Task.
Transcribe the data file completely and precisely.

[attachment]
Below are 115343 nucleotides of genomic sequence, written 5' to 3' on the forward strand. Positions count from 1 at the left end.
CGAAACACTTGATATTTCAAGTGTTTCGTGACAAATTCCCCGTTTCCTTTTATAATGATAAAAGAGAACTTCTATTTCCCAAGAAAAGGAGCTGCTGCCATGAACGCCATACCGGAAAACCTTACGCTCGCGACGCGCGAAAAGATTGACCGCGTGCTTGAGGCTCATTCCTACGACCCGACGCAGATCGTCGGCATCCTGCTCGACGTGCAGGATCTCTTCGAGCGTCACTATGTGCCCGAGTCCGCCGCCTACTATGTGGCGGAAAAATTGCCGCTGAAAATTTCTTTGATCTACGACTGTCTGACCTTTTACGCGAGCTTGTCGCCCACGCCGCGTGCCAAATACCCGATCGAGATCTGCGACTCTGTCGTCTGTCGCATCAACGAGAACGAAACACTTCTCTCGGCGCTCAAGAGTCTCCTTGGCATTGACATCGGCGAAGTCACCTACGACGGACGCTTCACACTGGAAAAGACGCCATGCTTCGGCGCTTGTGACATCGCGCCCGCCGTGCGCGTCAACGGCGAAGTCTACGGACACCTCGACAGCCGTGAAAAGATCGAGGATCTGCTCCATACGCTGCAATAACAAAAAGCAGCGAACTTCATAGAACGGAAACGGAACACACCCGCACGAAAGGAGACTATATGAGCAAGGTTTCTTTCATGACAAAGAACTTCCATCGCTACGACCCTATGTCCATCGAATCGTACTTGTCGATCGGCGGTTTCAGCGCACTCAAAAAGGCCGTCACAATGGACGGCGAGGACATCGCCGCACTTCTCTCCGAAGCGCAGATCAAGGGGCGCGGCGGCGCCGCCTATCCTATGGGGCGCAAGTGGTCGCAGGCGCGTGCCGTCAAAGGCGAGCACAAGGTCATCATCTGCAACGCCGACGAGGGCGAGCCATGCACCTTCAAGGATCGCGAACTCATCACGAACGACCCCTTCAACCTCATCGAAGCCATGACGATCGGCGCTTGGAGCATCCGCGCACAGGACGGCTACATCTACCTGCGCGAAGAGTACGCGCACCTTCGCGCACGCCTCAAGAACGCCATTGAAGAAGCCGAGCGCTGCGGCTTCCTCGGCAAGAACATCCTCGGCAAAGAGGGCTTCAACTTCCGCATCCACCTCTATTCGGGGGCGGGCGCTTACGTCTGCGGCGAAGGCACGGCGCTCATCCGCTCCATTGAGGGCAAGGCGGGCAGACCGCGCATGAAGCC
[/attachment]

Below are 115343 nucleotides of genomic sequence, written 5' to 3' on the forward strand. Positions count from 1 at the left end.
CGAAACACTTGATATTTCAAGTGTTTCGTGACAAATTCCCCGTTTCCTTTTATAATGATAAAAGAGAACTTCTATTTCCCAAGAAAAGGAGCTGCTGCCATGAACGCCATACCGGAAAACCTTACGCTCGCGACGCGCGAAAAGATTGACCGCGTGCTTGAGGCTCATTCCTACGACCCGACGCAGATCGTCGGCATCCTGCTCGACGTGCAGGATCTCTTCGAGCGTCACTATGTGCCCGAGTCCGCCGCCTACTATGTGGCGGAAAAATTGCCGCTGAAAATTTCTTTGATCTACGACTGTCTGACCTTTTACGCGAGCTTGTCGCCCACGCCGCGTGCCAAATACCCGATCGAGATCTGCGACTCTGTCGTCTGTCGCATCAACGAGAACGAAACACTTCTCTCGGCGCTCAAGAGTCTCCTTGGCATTGACATCGGCGAAGTCACCTACGACGGACGCTTCACACTGGAAAAGACGCCATGCTTCGGCGCTTGTGACATCGCGCCCGCCGTGCGCGTCAACGGCGAAGTCTACGGACACCTCGACAGCCGTGAAAAGATCGAGGATCTGCTCCATACGCTGCAATAACAAAAAGCAGCGAACTTCATAGAACGGAAACGGAACACACCCGCACGAAAGGAGACTATATGAGCAAGGTTTCTTTCATGACAAAGAACTTCCATCGCTACGACCCTATGTCCATCGAATCGTACTTGTCGATCGGCGGTTTCAGCGCACTCAAAAAGGCCGTCACAATGGACGGCGAGGACATCGCCGCACTTCTCTCCGAAGCGCAGATCAAGGGGCGCGGCGGCGCCGCCTATCCTATGGGGCGCAAGTGGTCGCAGGCGCGTGCCGTCAAAGGCGAGCACAAGGTCATCATCTGCAACGCCGACGAGGGCGAGCCATGCACCTTCAAGGATCGCGAACTCATCACGAACGACCCCTTCAACCTCATCGAAGCCATGACGATCGGCGCTTGGAGCATCCGCGCACAGGACGGCTACATCTACCTGCGCGAAGAGTACGCGCACCTTCGCGCACGCCTCAAGAACGCCATTGAAGAAGCCGAGCGCTGCGGCTTCCTCGGCAAGAACATCCTCGGCAAAGAGGGCTTCAACTTCCGCATCCACCTCTATTCGGGGGCGGGCGCTTACGTCTGCGGCGAAGGCACGGCGCTCATCCGCTCCATTGAGGGCAAGGCGGGCAGACCGCGCATGAAGCC